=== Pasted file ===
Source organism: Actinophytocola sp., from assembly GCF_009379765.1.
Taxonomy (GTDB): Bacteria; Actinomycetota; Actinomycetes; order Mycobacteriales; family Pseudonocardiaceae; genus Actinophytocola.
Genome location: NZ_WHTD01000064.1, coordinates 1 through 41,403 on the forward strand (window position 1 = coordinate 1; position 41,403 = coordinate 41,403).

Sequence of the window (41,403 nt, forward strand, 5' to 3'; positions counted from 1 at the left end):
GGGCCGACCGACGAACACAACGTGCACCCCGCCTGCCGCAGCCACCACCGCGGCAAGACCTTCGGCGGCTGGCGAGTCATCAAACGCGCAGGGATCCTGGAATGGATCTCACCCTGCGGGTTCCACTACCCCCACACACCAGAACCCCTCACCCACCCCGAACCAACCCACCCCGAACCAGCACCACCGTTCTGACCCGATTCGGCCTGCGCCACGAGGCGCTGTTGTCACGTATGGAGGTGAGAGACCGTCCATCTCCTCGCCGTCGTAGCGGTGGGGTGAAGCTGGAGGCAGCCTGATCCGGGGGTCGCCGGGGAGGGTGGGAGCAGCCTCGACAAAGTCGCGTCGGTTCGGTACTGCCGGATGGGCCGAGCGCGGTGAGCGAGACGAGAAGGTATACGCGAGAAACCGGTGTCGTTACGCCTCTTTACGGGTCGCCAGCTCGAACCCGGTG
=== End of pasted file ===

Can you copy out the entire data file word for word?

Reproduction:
Source organism: Actinophytocola sp., from assembly GCF_009379765.1.
Taxonomy (GTDB): Bacteria; Actinomycetota; Actinomycetes; order Mycobacteriales; family Pseudonocardiaceae; genus Actinophytocola.
Genome location: NZ_WHTD01000064.1, coordinates 1 through 41,403 on the forward strand (window position 1 = coordinate 1; position 41,403 = coordinate 41,403).

Sequence of the window (41,403 nt, forward strand, 5' to 3'; positions counted from 1 at the left end):
GGGCCGACCGACGAACACAACGTGCACCCCGCCTGCCGCAGCCACCACCGCGGCAAGACCTTCGGCGGCTGGCGAGTCATCAAACGCGCAGGGATCCTGGAATGGATCTCACCCTGCGGGTTCCACTACCCCCACACACCAGAACCCCTCACCCACCCCGAACCAACCCACCCCGAACCAGCACCACCGTTCTGACCCGATTCGGCCTGCGCCACGAGGCGCTGTTGTCACGTATGGAGGTGAGAGACCGTCCATCTCCTCGCCGTCGTAGCGGTGGGGTGAAGCTGGAGGCAGCCTGATCCGGGGGTCGCCGGGGAGGGTGGGAGCAGCCTCGACAAAGTCGCGTCGGTTCGGTACTGCCGGATGGGCCGAGCGCGGTGAGCGAGACGAGAAGGTATACGCGAGAAACCGGTGTCGTTACGCCTCTTTACGGGTCGCCAGCTCGAACCCGGTG